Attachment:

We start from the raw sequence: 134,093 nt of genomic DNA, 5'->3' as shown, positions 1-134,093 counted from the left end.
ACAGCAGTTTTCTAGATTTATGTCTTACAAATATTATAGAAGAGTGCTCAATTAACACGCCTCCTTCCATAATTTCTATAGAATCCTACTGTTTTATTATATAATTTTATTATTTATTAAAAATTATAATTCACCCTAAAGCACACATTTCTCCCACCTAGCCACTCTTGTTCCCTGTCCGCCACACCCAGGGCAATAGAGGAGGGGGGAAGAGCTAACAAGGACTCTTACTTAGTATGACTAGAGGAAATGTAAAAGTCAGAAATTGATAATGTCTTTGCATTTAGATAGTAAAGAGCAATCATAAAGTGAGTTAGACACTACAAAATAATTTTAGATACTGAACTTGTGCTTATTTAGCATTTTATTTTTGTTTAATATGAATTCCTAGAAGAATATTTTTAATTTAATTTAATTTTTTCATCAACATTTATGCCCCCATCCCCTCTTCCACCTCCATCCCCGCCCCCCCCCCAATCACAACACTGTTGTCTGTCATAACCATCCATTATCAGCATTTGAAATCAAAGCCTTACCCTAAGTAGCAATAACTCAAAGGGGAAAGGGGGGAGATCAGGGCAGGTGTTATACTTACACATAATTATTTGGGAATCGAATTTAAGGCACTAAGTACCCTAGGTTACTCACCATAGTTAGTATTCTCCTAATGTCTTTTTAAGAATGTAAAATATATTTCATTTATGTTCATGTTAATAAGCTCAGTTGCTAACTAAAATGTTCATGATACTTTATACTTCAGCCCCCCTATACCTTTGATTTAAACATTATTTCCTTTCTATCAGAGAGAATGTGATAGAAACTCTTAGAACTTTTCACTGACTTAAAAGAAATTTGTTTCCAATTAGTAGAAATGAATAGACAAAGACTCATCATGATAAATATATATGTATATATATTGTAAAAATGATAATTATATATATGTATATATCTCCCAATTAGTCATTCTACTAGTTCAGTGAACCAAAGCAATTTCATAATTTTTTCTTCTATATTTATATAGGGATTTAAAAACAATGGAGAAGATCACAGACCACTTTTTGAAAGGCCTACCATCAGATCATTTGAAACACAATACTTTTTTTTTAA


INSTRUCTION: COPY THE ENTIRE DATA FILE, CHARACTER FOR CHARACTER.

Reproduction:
We start from the raw sequence: 134,093 nt of genomic DNA, 5'->3' as shown, positions 1-134,093 counted from the left end.
ACAGCAGTTTTCTAGATTTATGTCTTACAAATATTATAGAAGAGTGCTCAATTAACACGCCTCCTTCCATAATTTCTATAGAATCCTACTGTTTTATTATATAATTTTATTATTTATTAAAAATTATAATTCACCCTAAAGCACACATTTCTCCCACCTAGCCACTCTTGTTCCCTGTCCGCCACACCCAGGGCAATAGAGGAGGGGGGAAGAGCTAACAAGGACTCTTACTTAGTATGACTAGAGGAAATGTAAAAGTCAGAAATTGATAATGTCTTTGCATTTAGATAGTAAAGAGCAATCATAAAGTGAGTTAGACACTACAAAATAATTTTAGATACTGAACTTGTGCTTATTTAGCATTTTATTTTTGTTTAATATGAATTCCTAGAAGAATATTTTTAATTTAATTTAATTTTTTCATCAACATTTATGCCCCCATCCCCTCTTCCACCTCCATCCCCGCCCCCCCCCCAATCACAACACTGTTGTCTGTCATAACCATCCATTATCAGCATTTGAAATCAAAGCCTTACCCTAAGTAGCAATAACTCAAAGGGGAAAGGGGGGAGATCAGGGCAGGTGTTATACTTACACATAATTATTTGGGAATCGAATTTAAGGCACTAAGTACCCTAGGTTACTCACCATAGTTAGTATTCTCCTAATGTCTTTTTAAGAATGTAAAATATATTTCATTTATGTTCATGTTAATAAGCTCAGTTGCTAACTAAAATGTTCATGATACTTTATACTTCAGCCCCCCTATACCTTTGATTTAAACATTATTTCCTTTCTATCAGAGAGAATGTGATAGAAACTCTTAGAACTTTTCACTGACTTAAAAGAAATTTGTTTCCAATTAGTAGAAATGAATAGACAAAGACTCATCATGATAAATATATATGTATATATATTGTAAAAATGATAATTATATATATGTATATATCTCCCAATTAGTCATTCTACTAGTTCAGTGAACCAAAGCAATTTCATAATTTTTTCTTCTATATTTATATAGGGATTTAAAAACAATGGAGAAGATCACAGACCACTTTTTGAAAGGCCTACCATCAGATCATTTGAAACACAATACTTTTTTTTTAA